Do you know what an ANDI score is? You might have seen signs advertising the concept at Whole Foods recently, as they have adopted this system of “scoring” food to help you make better choices. ANDI stands for Aggregate Nutrient Density Index, and it is based on the research of Dr. Joel Fuhrman, founder of Eat Right America. I don’t know much about Dr. Fuhrman, and quite frankly, I think anyone who has a picture of themselves in a lab coat on the masthead of their website should immediately be viewed with skepticism, but ANDI scores make a lot of sense to me. The score, a number from 0-1000, is determined by the amount of vital nutrients in the food and the calorie content. Basically, it represents nutritional bang for caloric buck. Of course, we can’t JUST eat foods with super high ANDI scores, like kale (what a show-off!):
…because then we wouldn’t get enough of things like important fats that obviously have a lot of calories (olive oil’s score is only 9, for instance). However, you can use ANDI to see that some fats are going to give you more nutrients than others, like avocado versus eggs and cheese, making them a smarter way to spend your fat calories. Here’s a list, courtesy of Eat Right America, of several foods and their scores:
You’ll notice that meat, dairy, and processed foods like white bread go at the very end, which I think is the main take-away of the ANDI system. It’s so often recommended that we base our diet in plants for a very good reason; they’re dense in the nutrients that we need most. Dr. Fuhrman preaches a lot about weight loss, and I’m sure that following a nutrient-dense, plant-based program like his is the best way to lose weight if you really need to. But even if you’re blessed with the metabolism of a 16 year-old cross country runner, or let’s say you ARE a 16 year-old cross country runner, your body/mind/being/self will be better off with a diverse, plant-filled diet. Thin, fat, old, young- everyone needs what nature has grown to nourish us.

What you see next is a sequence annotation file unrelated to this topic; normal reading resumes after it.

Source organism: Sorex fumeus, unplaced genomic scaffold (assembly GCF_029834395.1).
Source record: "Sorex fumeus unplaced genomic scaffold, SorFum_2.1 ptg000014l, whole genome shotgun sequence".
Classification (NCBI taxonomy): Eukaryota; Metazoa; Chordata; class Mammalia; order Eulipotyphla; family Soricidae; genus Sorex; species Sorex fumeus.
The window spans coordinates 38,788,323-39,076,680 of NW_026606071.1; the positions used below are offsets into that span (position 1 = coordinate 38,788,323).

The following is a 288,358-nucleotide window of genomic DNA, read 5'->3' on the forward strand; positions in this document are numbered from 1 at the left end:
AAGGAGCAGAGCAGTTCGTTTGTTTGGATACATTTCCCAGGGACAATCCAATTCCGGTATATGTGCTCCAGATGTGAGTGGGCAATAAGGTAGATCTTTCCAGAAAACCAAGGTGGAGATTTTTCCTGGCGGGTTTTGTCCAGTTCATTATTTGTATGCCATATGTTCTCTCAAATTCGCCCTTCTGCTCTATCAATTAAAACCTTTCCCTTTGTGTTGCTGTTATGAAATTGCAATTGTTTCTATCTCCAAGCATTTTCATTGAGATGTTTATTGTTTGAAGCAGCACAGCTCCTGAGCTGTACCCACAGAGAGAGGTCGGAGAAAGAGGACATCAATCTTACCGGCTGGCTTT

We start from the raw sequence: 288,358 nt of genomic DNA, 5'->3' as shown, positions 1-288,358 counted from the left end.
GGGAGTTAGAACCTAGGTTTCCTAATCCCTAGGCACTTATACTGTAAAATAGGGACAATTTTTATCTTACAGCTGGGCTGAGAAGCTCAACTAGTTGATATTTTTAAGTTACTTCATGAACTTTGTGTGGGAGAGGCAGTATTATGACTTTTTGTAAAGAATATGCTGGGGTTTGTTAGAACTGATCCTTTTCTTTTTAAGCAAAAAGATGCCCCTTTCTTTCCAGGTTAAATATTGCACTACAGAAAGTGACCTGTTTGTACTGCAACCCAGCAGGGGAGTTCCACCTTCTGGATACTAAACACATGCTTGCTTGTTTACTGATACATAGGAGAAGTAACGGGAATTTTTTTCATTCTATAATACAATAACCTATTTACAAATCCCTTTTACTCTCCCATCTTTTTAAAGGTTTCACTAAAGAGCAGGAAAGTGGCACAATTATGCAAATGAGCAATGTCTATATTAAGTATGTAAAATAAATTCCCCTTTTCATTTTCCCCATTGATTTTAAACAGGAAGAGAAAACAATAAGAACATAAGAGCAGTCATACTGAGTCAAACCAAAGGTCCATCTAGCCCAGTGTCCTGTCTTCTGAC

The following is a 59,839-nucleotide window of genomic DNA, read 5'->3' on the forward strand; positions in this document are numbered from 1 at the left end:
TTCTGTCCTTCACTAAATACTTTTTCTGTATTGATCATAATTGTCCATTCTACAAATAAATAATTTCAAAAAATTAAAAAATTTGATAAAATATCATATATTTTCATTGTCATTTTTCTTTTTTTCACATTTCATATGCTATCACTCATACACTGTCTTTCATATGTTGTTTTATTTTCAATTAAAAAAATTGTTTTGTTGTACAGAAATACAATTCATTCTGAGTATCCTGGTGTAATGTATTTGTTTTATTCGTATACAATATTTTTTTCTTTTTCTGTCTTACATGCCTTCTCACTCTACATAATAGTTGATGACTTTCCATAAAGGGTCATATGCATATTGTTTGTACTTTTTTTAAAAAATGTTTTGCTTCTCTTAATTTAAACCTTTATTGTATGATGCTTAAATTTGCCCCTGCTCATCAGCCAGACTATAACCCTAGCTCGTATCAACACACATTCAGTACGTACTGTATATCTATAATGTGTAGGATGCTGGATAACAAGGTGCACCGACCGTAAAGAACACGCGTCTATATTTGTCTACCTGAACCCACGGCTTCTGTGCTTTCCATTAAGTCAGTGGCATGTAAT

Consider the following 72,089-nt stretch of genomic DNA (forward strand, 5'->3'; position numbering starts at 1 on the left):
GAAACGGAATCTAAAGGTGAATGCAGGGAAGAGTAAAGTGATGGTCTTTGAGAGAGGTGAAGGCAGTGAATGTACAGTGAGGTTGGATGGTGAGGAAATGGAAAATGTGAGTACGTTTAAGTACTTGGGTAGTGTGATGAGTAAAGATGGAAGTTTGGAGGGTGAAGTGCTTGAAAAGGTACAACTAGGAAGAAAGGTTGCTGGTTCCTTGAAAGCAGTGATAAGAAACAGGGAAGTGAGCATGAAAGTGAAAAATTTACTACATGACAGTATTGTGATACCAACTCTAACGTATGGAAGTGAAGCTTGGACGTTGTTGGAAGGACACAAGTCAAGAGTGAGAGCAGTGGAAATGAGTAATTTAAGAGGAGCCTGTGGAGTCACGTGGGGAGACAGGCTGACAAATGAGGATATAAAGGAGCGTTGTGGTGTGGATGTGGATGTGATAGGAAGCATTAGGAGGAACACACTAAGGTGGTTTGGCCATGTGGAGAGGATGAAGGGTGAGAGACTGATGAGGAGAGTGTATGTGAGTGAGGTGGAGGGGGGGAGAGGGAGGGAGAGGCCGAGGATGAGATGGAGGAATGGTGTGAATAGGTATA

The inspiration for this recipe was two-fold: One, I saw in the bulk goods at Whole Foods that sunflower seeds are the winners of the nut/seed section:
Then, I was watching daytime television (#summervacation) and caught the end of Rachel’s Favorite Food at Home, which I believe is a British show syndicated on public access. Anyway, Rachel was baking up some chewy apricot bars that had sunflower seeds in them, so I thought, hey, let’s see if we can’t make an even more nutrient-dense version of these with whole-food ingredients! I used cherries instead of apricots, added some almonds, lessened the sweetener, used brown coconut sugar instead of refined, whole-wheat flour instead of white, and Earth Balance instead of real butter. I also kiinda over cooked them, so they’re especially chewy, but tasty nonetheless. Hopefully they will be enjoyed on my week-long camping expedition to Colorado for a bluegrass festival, starting early Tuesday a.m.!
Chewy Cherry Almond Oat Bars
- 1 1/3 cup rolled oats
- 1/2 cup sunflower seeds
- 1/4 cup dried, unsweetened coconut
- 1/4 cup spelt or whole wheat pastry flour
- 3/4 cup vegan margarine, like Earth Balance
- 1/2 cup brown rice syrup
- 1/4 cup honey
- 1/2 cup coconut sugar or other brown/unrefined sugar
- 1/2 cup dried tart cherries
- 1/4 cup dry roasted almonds, chopped
- 1/2 cup almond butter
- 1 tsp vanilla
- Preheat oven to 325 F.
- Mix together oats, sunflower seeds, coconut, and flour. Set aside.
- In a saucepan over medium heat, melt butter, syrup, and honey together. Remove from heat, then add almond butter, sugar, and vanilla.
- Combine the dry ingredients, butter-sugar-syrup mixture, cherries, and almonds. Mix well.
- Line a 9×11 pan with parchment paper, or do a grease/flour combo. (I did a really special mix of olive oil spray and flour- not recommended. Goopy mess.) Press mixture into pan evenly.
- Bake for 20-25 minutes or until edges start to brown. Don’t over-bake!
- Let cool for 10 minutes, then cut into squares.